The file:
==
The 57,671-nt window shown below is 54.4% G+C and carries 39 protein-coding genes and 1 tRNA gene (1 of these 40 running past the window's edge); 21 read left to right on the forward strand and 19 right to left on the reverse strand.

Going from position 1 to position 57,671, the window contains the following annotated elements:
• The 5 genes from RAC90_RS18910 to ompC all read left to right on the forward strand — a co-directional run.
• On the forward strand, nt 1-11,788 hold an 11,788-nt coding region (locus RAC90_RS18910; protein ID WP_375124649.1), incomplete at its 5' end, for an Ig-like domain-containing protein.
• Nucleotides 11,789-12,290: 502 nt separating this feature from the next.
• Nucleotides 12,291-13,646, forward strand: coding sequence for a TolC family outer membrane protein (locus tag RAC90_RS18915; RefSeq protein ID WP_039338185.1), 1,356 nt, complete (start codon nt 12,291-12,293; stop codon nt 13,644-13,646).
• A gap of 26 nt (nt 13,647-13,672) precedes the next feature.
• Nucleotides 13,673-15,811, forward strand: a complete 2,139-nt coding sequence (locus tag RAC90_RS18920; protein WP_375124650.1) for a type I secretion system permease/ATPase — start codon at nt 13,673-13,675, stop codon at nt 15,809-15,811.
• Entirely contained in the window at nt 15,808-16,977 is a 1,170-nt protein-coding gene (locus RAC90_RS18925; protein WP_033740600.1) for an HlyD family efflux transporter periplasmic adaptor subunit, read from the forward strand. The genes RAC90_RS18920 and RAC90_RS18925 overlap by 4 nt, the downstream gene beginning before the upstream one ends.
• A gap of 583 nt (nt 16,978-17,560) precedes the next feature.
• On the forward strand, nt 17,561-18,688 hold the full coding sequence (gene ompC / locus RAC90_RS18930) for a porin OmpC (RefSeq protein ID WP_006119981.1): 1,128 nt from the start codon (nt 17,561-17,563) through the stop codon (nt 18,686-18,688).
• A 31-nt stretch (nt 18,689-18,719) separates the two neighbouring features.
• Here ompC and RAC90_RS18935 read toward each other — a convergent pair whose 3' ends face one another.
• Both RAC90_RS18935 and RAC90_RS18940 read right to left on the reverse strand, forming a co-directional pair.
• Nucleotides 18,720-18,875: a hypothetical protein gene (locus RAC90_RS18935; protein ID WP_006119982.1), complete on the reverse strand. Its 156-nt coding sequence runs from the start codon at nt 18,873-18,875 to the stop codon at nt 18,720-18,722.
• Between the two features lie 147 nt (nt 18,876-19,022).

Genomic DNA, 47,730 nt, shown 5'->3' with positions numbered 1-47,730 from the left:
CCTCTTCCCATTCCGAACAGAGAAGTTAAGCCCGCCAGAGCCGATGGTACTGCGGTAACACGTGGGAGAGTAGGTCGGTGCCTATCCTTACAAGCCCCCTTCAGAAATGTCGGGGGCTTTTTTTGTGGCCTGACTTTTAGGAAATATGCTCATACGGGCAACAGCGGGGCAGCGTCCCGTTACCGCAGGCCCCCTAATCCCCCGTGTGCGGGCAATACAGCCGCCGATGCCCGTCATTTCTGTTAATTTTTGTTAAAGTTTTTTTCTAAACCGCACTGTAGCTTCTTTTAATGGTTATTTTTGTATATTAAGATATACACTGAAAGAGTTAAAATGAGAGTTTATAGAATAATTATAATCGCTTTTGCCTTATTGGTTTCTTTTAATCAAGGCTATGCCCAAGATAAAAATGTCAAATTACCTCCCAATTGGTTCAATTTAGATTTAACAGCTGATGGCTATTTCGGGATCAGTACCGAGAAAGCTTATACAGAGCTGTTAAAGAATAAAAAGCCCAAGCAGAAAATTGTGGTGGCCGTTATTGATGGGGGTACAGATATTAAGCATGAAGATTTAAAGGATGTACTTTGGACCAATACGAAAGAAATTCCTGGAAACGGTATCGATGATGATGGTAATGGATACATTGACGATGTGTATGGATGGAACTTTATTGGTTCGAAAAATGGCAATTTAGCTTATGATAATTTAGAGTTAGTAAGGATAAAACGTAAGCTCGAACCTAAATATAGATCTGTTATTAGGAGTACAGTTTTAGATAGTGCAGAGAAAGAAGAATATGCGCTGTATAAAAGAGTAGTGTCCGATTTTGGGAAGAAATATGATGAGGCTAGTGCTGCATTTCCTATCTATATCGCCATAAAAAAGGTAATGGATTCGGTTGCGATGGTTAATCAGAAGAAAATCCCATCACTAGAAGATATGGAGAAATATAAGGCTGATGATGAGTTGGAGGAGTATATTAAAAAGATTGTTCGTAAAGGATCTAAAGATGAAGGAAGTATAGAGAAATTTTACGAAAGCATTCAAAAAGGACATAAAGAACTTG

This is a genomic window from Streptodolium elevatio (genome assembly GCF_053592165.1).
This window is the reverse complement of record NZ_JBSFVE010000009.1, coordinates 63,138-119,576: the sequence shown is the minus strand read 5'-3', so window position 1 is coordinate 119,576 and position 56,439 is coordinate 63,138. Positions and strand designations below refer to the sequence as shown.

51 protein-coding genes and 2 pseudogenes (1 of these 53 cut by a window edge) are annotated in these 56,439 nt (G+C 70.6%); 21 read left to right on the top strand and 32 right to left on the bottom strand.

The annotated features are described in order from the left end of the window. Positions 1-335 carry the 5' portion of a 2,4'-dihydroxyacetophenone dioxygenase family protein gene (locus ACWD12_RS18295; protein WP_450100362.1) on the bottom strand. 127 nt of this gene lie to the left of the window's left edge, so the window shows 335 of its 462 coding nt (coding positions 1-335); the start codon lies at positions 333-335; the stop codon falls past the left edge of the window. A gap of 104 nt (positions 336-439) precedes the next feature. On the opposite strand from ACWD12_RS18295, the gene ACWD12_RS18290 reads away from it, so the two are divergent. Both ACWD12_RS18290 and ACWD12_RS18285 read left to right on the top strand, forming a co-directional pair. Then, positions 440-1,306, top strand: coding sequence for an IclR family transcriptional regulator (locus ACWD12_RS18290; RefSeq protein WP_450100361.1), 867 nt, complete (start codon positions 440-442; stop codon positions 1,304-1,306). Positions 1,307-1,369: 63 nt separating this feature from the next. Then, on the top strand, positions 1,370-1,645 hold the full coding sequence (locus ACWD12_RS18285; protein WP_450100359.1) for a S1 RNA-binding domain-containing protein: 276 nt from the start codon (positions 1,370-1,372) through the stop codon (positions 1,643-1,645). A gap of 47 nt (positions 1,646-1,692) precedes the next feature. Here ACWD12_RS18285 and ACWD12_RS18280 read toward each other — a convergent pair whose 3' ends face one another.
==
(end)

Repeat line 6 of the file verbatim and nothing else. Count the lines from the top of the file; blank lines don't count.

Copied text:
• Nucleotides 12,291-13,646, forward strand: coding sequence for a TolC family outer membrane protein (locus tag RAC90_RS18915; RefSeq protein ID WP_039338185.1), 1,356 nt, complete (start codon nt 12,291-12,293; stop codon nt 13,644-13,646).